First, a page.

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#NYC - A family flotilla to Dalkey Island will kick off a day of celebrations to mark 50 years of the National Yacht Club’s Junior Section on Sunday 2 July.

Club boats will be available for use by the families of members, while all bigger boats are welcome to join in the festivities on the day.

There will also be an ‘amphibious mystery tour’ collecting from the club at 3.30pm for junior youth sailors older than 8 years unless accompanied by a parent.

Bookings for the day (€25 including the tour, €15 without, plus €10 for the parents’ BBQ) can be made on the NYC website HERE.

Events to mark the Junior Section’s golden jubilee began last month with a reunion dinner, as previously reported on Afloat.ie.

Published in National YC
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#D2D - In Dingle of a warm summer Friday’s evening, the night has barely started at 9pm, writes W M Nixon. So the multi-talented crew of Paul O’Higgins’ JPK1080 Rockabill VI were in plenty of time for a leisurely winner dinner when they swept across the finish line in the Volvo Dun Laoghaire to Dingle Race 2017 at 2048 hrs to stake what looks like an unassailable claim to have won just about everything in this race for which they’re eligible.

There have been Dingle Races in the past where the nearer you got to the finish, the more difficult it was to find enough breeze to close the race. But this time round, Rockabill VI has found such sparkling conditions towards the end that, with a warm yet brisk fair wind sweeping her up the majestic Dingle Bay, she covered the last nine miles in less than an hour.

Considering the miserable conditions everyone was enduring only 30 or so hours ago, it was an almost supernatural change to the weather. But with this crew and this rather special boat, Paul O’Higgins had the combination to make the best of the rough going, and yet have some real champagne sailing when the weather improved.

The crew who shared this victory with him were Conor O’Higgins, Mark Pettit, Ian O’Meara, Peter Wilson, William Byrne, Rees Kavanagh, and Ian Heffernan. Many have done the Dingle race before, with some of them winning in times past. Many will do it again. But the totality of Rockabill VI’s win — with line honours thrown in despite the fleet having started with many larger boats — is more than enough to be going along with for now.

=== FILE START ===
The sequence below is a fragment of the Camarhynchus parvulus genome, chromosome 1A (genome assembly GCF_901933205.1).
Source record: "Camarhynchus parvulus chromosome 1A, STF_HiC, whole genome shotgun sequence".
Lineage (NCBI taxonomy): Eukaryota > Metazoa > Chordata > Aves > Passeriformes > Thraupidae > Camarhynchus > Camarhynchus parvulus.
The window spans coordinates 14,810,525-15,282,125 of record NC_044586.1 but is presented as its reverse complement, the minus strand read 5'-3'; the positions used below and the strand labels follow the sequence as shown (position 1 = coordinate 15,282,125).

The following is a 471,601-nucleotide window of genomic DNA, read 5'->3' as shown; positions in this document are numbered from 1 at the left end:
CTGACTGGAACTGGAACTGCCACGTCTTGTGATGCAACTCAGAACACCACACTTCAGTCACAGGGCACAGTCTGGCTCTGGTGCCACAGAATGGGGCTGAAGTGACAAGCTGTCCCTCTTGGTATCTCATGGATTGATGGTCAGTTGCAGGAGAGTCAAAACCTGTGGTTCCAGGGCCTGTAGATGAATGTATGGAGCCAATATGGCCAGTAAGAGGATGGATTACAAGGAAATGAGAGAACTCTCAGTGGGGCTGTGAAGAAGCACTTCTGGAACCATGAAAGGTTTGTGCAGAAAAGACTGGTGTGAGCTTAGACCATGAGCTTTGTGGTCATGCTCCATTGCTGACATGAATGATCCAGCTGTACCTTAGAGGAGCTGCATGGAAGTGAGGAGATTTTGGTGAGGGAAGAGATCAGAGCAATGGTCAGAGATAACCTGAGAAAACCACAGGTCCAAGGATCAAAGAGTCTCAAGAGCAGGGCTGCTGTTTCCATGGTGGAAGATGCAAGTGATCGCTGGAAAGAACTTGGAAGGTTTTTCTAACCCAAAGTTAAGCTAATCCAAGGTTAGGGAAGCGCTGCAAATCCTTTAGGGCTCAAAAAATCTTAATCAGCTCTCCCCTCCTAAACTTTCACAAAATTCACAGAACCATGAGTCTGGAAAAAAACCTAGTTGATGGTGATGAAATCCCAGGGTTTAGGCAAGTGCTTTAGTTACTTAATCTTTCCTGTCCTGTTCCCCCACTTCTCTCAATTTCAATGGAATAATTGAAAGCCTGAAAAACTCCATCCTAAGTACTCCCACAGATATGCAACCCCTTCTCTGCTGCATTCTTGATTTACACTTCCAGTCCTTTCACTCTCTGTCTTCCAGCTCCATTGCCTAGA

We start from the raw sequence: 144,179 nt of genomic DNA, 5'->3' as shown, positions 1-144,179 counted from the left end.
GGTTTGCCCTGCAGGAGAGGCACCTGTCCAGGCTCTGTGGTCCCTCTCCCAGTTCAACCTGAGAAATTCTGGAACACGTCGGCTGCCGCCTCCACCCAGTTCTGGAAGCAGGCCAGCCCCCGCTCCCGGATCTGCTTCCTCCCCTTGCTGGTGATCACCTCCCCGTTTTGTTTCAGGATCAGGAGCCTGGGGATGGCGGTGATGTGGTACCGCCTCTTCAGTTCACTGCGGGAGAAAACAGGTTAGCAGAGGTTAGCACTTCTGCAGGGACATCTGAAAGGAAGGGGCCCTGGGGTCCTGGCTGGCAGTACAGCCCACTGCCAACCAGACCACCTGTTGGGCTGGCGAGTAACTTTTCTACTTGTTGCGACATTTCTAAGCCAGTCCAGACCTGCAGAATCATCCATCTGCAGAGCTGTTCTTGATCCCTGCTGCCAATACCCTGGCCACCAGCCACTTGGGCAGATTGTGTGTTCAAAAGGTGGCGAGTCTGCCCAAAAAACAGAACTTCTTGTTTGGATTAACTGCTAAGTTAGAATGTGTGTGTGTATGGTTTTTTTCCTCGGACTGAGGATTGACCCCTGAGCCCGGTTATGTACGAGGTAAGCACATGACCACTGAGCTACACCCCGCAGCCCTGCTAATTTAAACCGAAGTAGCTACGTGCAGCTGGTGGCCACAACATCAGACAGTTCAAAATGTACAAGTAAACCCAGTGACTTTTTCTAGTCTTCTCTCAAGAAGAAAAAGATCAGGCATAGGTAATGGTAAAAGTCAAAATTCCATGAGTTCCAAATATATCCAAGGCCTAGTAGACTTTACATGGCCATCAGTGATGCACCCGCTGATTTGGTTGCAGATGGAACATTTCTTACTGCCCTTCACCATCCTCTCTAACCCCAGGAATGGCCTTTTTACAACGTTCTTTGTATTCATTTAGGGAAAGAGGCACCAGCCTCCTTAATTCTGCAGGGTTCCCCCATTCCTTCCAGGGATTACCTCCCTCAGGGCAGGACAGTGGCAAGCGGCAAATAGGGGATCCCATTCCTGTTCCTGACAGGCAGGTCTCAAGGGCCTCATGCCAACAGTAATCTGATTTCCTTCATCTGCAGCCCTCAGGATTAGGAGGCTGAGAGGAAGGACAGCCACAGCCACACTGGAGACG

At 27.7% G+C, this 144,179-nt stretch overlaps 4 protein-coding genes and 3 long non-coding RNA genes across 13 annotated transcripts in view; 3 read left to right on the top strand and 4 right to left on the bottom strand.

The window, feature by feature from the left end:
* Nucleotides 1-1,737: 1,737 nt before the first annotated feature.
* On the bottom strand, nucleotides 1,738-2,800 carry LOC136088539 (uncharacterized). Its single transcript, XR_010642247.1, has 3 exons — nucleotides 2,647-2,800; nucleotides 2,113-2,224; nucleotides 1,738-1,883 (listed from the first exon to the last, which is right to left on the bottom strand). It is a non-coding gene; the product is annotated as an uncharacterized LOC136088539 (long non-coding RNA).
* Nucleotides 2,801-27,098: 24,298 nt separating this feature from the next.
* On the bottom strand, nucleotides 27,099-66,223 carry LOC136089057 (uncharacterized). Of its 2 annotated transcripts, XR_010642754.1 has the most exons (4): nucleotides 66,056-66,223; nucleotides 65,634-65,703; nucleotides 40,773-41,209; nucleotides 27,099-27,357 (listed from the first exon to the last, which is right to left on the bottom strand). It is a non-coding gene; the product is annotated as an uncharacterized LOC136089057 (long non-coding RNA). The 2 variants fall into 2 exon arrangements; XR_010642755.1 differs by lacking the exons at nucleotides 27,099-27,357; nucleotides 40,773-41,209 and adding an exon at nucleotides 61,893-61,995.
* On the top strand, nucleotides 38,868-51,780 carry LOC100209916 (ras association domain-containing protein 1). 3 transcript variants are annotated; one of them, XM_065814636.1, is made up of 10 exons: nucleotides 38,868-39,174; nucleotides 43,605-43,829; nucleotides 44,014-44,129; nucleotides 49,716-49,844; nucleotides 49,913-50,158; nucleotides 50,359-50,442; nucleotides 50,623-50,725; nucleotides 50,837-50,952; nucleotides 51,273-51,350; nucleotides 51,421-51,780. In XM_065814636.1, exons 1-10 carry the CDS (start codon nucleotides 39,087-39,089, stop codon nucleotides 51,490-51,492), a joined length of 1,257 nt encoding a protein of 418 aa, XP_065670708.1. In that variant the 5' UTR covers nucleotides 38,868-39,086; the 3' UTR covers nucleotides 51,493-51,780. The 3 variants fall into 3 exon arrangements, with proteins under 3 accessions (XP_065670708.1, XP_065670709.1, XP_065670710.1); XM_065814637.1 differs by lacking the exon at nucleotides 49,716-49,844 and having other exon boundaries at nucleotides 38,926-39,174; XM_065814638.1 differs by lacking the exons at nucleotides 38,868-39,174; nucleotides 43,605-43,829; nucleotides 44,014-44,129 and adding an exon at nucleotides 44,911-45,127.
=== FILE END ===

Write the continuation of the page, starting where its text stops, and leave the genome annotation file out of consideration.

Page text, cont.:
Rockabill VI by Rebecca HayterRockabill VI coming into dock earlier this evening | Photo: Rebecca Hayter

The mainly southwest breeze is distinctly firmer the further north you go, and back at Mizen Head a surprisingly persistent flat patch has provided an obstacle at which nearly everyone has stumbled. Thus as Rockabill came careening into the finish, back at the Mizen, Rónán Ó Siochrú of Irish Offshore Sailing, with his school yacht the Jennneau 37 Desert Star, was finding the going very sticky at just 3.4 knots. It was very frustrating after the very businesslike way he came past the Fastnet to take the Racing 2 lead from Ian Hickey’s Granada 38 Cavatina, which is herself now (at 2100 hrs) at the Fastnet Rock, and back in the Racing 2 lead.

In the cruising division, the Tyrrell family’s J/112E Aquelina lost the lead to the Dufour 40 Pipedreamer (Paul Sutton) thanks to an unscheduled slowdown at Mizen Head. But there’s a long way to go yet for these mid-fleet boats.

Up in front, the Two-Handed Division leader Soufriere (Stephen O’Flaherty & David Cagney) is sailing in a style which befits a stately Spirit 54, and she’s there in a bunch with various J/109s of which the leader is Mojito (Peter Dunlop & Vicky Cox), which now seems firmly placed to take second overall, but by this time quite a distance astern of Rockabill VI.

It has been, and continues to be, an intriguing edition of the Dingle race which will be worthy of further analysis. But for now, the night is Rockabill VI’s, and she won it well.

Read all Afloat.ie's 2017 Dun Laoghaire to Dingle Race coverage in one handy link here

Published in Dun Laoghaire Dingle